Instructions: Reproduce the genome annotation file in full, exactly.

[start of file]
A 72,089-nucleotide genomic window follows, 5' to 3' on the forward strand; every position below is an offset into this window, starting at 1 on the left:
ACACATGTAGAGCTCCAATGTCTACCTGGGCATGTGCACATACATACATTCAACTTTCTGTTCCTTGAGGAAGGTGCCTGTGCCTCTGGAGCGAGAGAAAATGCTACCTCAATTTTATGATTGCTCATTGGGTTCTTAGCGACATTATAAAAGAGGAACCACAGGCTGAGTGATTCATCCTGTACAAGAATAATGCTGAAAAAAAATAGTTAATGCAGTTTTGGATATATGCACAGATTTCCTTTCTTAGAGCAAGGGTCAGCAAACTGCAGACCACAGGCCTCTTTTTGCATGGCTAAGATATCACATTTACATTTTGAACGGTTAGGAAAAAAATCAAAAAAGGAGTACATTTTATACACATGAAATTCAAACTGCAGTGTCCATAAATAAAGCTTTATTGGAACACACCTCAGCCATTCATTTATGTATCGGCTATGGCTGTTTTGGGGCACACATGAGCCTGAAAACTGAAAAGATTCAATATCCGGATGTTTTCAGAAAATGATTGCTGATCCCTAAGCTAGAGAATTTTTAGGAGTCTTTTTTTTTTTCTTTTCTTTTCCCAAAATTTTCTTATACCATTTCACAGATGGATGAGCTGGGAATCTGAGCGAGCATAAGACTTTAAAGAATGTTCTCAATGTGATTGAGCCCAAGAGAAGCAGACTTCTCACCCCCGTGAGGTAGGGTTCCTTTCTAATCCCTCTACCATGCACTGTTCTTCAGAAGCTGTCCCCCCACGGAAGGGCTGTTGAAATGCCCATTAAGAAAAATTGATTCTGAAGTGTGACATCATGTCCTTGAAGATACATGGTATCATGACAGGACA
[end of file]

A 72,089-nucleotide genomic window follows, 5' to 3' on the forward strand; every position below is an offset into this window, starting at 1 on the left:
ACACATGTAGAGCTCCAATGTCTACCTGGGCATGTGCACATACATACATTCAACTTTCTGTTCCTTGAGGAAGGTGCCTGTGCCTCTGGAGCGAGAGAAAATGCTACCTCAATTTTATGATTGCTCATTGGGTTCTTAGCGACATTATAAAAGAGGAACCACAGGCTGAGTGATTCATCCTGTACAAGAATAATGCTGAAAAAAAATAGTTAATGCAGTTTTGGATATATGCACAGATTTCCTTTCTTAGAGCAAGGGTCAGCAAACTGCAGACCACAGGCCTCTTTTTGCATGGCTAAGATATCACATTTACATTTTGAACGGTTAGGAAAAAAATCAAAAAAGGAGTACATTTTATACACATGAAATTCAAACTGCAGTGTCCATAAATAAAGCTTTATTGGAACACACCTCAGCCATTCATTTATGTATCGGCTATGGCTGTTTTGGGGCACACATGAGCCTGAAAACTGAAAAGATTCAATATCCGGATGTTTTCAGAAAATGATTGCTGATCCCTAAGCTAGAGAATTTTTAGGAGTCTTTTTTTTTTTCTTTTCTTTTCCCAAAATTTTCTTATACCATTTCACAGATGGATGAGCTGGGAATCTGAGCGAGCATAAGACTTTAAAGAATGTTCTCAATGTGATTGAGCCCAAGAGAAGCAGACTTCTCACCCCCGTGAGGTAGGGTTCCTTTCTAATCCCTCTACCATGCACTGTTCTTCAGAAGCTGTCCCCCCACGGAAGGGCTGTTGAAATGCCCATTAAGAAAAATTGATTCTGAAGTGTGACATCATGTCCTTGAAGATACATGGTATCATGACAGGACA